What the heck are rootkits anyways? Why should you care?
First of all, a rootkit is a “stealthy” piece of software because it is designed to hide the existence of itself as well as other processes or programs from normal methods of detection.
… if you open up task manager, you won’t find any rootkits listed in the running processes.
Rootkits are also typically malicious and in most cases are designed to enable continued privileged access to a computer.
… if you run your Anti-Virus software, it won’t detect most rootkits.
Listen, you could be compromised with a rootkit right now and how would you even know? The only way is to take the first step towards learning more!
The Rootkit Arsenal presents the most accessible, timely, and complete coverage of forensic countermeasures. This book covers more topics, in greater depth, than any other book currently available.
… this book will shed light on all sorts of things you didn’t even know were possible. As a software or computer engineer, this is an extremely important topic because computer security is vital to any real-world business.
The Rootkit Arsenal will discuss the sorts of things going on in the murky back alleys of the internet that are generally poorly documented.
This is a great book for learning all things rootkit related. Here are some of the main topics covered:
- How to evade post-mortem analysis
- How to frustrate attempts to reverse engineer your command & control modules
- How to defeat live incident response
- How to undermine the process of memory analysis
- How to modify subsystem internals to feed misinformation to the outside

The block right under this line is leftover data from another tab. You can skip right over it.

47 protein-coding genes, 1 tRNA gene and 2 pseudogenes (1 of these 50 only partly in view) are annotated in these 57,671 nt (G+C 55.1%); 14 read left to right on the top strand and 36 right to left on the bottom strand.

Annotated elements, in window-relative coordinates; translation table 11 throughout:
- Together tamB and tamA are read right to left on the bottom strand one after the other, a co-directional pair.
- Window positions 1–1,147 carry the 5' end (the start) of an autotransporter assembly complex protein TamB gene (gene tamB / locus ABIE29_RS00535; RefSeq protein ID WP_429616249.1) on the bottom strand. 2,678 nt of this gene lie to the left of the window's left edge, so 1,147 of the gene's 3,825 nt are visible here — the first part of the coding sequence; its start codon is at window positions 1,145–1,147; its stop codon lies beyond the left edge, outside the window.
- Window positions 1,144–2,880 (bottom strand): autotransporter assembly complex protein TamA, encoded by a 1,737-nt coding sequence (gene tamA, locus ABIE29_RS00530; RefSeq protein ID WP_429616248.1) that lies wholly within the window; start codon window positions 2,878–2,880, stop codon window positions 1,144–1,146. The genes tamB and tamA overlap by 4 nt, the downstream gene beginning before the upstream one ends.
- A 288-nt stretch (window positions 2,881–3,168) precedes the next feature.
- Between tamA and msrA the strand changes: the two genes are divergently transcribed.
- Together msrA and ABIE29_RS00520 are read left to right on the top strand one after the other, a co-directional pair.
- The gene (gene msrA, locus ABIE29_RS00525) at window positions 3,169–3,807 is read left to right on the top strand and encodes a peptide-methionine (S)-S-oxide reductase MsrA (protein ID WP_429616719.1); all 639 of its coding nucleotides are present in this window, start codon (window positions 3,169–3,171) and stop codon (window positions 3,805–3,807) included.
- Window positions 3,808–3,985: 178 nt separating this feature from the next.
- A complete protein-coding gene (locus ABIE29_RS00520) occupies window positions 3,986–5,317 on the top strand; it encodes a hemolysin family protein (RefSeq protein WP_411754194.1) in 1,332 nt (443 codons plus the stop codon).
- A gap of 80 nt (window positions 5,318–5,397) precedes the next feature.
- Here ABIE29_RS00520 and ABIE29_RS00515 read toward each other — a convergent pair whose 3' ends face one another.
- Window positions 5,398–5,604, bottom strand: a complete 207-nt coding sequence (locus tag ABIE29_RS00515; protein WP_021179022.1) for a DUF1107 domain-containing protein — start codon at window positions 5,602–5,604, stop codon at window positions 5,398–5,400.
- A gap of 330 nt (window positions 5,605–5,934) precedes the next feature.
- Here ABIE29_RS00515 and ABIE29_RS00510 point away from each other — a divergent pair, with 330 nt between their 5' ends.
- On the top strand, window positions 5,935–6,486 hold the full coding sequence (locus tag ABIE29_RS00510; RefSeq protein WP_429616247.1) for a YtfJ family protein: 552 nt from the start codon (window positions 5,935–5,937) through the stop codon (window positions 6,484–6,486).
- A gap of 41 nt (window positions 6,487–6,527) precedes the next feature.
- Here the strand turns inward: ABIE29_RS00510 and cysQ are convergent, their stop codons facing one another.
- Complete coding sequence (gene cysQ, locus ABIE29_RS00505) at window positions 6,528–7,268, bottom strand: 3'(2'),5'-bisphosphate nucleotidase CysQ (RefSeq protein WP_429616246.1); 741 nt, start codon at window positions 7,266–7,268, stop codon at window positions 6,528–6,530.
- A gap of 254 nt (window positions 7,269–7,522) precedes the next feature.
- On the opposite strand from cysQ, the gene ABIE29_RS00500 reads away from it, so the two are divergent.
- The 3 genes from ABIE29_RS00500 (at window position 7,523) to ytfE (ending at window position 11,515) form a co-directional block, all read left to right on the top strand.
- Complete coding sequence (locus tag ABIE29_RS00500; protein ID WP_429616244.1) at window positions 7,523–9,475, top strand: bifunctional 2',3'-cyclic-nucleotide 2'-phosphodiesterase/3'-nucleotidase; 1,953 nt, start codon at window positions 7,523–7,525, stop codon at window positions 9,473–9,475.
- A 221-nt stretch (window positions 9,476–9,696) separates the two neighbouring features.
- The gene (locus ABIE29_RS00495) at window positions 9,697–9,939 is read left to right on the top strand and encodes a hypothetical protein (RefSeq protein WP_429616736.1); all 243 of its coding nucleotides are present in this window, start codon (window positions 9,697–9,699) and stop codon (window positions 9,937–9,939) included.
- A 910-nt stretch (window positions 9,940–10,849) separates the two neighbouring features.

- How to entrench your code in fortified regions of execution
- How to design and implement covert channels
- How to unearth new avenues of attack
An attacker can install a rootkit once they’ve obtained root or Administrator access…
… And escalating privileges to root or admin isn’t as hard as you might think. A little bit of research with a tool like Metasploit is all it takes. If you’re interested in this topic, read some of the other articles in the IT Security section.
Once a rootkit is installed, it becomes possible to hide the intrusion as well as to maintain privileged access. Full control over a system means that existing software can be modified, including software that might otherwise be used to detect or circumvent the malware. That makes rootkit detection extremely difficult, because the best malware will subvert the very software that is intended to find it.
Detection methods include using an alternative and trusted operating system, behavioral-based methods, signature scanning, difference scanning, and memory dump analysis. Let’s just say, it’s NOT a piece of cake. It’s a piece of very old moldy pie with receding hairlines.
Removal of rootkits can be complicated or practically impossible, especially in cases where the rootkit resides in the kernel. If you have a rootkit, you need to format and re-install your operating system, and even this cleansing method will only work for standard rootkits.
Rootkits are nasty…
If you’re dealing with firmware rootkits, removal may require hardware replacement, or specialized equipment. It’s like fighting an incurable plague or anti-biotic resistant infection. Everything you traditionally know to deal with the problem won’t work.
In The Rootkit Arsenal, Bill does a great job at presenting this complex subject in a simple way making great use of analogies to help facilitate understanding.
If you’re interested in learning more about rootkits, I highly recommend this book. Just remember to use this knowledge for good, not evil! As a Software Engineer, it’s your duty to build secure software and to protect your users. Do NOT unleash vast swaths of incurable horror upon the world. Please.